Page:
Wednesday, October 18

Revolutionary runway


A student-run fashion show merges activism and design in a campaign against sweatshops

A&E


Tonight, those who choose to enter Ackerman Grand Ballroom will
experience a revolution. Created by and for UCLA students, this
revolution is a multimedia event produced by UCLA Fashion and
Student Trends, a campus organization that provides students with
the opportunity to take on different roles as they work together to
create, among other things, a completely sweatshop-free fashion
show.

“This is an issue that is not talked about at all, but it
is really prevalent in L.A.,” said Shaggy Bajrami, the club
president and head organizer of tonight’s event, about the
organization’s anti-sweatshop stance. “We have a huge
immigrant population and a lot of sweatshops, and there is no
fashion geared at (a sweatshop-free) career at all.”

This, she said, is one of the main reasons she decided to
dedicate this year’s entire show to only student
designers.

Admission to the event is free, but donations are encouraged, as
all proceeds benefit the Garment Worker Center, an employment
center that hires immigrant workers at legal paying rates and
advocates for worker rights within the garment industry.

T-shirts will also be sold at the event to raise funds for this
organization.

The theme of the show is “Revolution,” giving
student designers the freedom to choose from an array of concepts
for their respective clothing lines.

“We chose this theme because we wanted something that is
relevant to the present day,” said Aaron Valenzuela, vice
president of the club and budget director for the fashion show.

“However, we’re not trying to make it
political,” he said. “It can be a revolution in any
form possible. It can be personal, political, visual, whatever you
want.”

Valenzuela has participated in the club’s annual fashion
show for the last two years as a model and dancer, but wanted to
take on more responsibility this year.

“This year I will be both dancing and designing,” he
said, and that is in addition to his administrative duties.

Bajrami, now in her fourth year in the club, points out that
there are several ways to be involved with the show other than
being a designer.

“We have photographers, videographers, models, dancers,
stage designers and lighting designers,” she said, outlining
various production duties she oversees.

Other key roles include marketing and financial
responsibilities, as the logistics of the show are also planned by
the club.

“I think it’s an amazing opportunity for students to
get behind the scenes,” said Evey Rothstein, a UCLA alumna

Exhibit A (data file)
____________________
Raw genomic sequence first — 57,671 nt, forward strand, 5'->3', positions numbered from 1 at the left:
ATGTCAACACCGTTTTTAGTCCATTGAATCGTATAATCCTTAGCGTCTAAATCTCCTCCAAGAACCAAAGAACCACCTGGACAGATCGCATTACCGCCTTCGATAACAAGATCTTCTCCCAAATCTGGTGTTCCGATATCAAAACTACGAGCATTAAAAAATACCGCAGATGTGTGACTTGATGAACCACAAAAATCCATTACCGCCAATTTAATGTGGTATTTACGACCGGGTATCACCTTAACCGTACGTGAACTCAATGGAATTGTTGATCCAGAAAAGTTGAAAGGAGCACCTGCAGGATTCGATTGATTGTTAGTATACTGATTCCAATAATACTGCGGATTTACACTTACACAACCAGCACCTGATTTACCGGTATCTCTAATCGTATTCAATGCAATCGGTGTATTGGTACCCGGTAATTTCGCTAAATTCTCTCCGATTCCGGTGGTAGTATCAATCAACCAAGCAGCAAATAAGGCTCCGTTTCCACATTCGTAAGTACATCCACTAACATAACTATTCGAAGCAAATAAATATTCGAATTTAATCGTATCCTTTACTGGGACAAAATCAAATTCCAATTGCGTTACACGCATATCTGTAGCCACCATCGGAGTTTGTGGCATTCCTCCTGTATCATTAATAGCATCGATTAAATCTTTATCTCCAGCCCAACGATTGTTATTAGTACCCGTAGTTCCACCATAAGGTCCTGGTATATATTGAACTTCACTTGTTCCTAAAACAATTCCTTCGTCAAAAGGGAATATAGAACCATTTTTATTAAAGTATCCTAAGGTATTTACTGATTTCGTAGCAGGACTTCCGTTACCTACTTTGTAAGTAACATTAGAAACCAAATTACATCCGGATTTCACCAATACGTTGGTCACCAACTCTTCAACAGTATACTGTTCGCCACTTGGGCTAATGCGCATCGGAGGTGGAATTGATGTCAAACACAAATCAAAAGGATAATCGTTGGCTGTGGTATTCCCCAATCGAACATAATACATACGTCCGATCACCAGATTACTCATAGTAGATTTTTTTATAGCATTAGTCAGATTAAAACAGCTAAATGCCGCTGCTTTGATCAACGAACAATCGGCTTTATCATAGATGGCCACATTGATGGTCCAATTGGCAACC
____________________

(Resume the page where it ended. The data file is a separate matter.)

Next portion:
and one of the designers at this year’s show.

“I do a lot of club shows and underground artist shows,
and UCLA is one of the most professional ones that I’m
involved with,” she said of the show’s organizational
committee. I wish I had known about (the club) when I was there. I
was an anthropology major, and designing was just something I did
on my own.”

Valenzuela points out that UCLA does not have a fashion major,
and that this is one of the few outlets for student designers on
campus.

By encouraging student designers to come together in creating
the show, the creative and activist elements of the event can truly
come together.

“Lots of clothes nowadays are overpriced,” he said.
“But this will show people that we do have the capability to
make our own clothes.”

Through advocating creativity and originality within their
clothing lines, designers can also take action to steer buyers away
from mass-produced clothing made in sweatshops.

But such a strong stance against sweatshops was not necessarily
an easy one to take.

“When we made it sweatshop-free, it made it hard to fund
the show,” said Bajrami, who was part of this decision when
it was initially implemented for last year’s show.
“Three of the companies we used to use had sweatshops, so we
couldn’t allow them to participate.”

The organization has since received little financial help from
UCLA.

“With something like fashion, it’s hard do convince
UCLA that it’s important,” Bajrami said. “But
everyone involved works really hard to fund the show. Still, we
will need to finish paying for the cost of the show even after
it’s over.”

Rothstein supports these efforts, from both the artists’
and activists’ standpoints.

“I hate the whole conformist thing ““ how people just
buy what’s in the store window of Urban Outfitters,”
she said. “The theme of “˜Revolution’ encourages
people to do their own thing and trust themselves to be different
with how they dress.”

But the show is reinforcing more than just a cultural
message.

“Every big label is using sweatshops in other countries,
and the way they treat workers is terrible,” Rothstein
said.

“Organizations like (The Garment Worker Center) are very
important because so many companies are producing overseas. We need
this organization to grow so it can oversee what’s going on.
And the more we support it, the better job it can do.”

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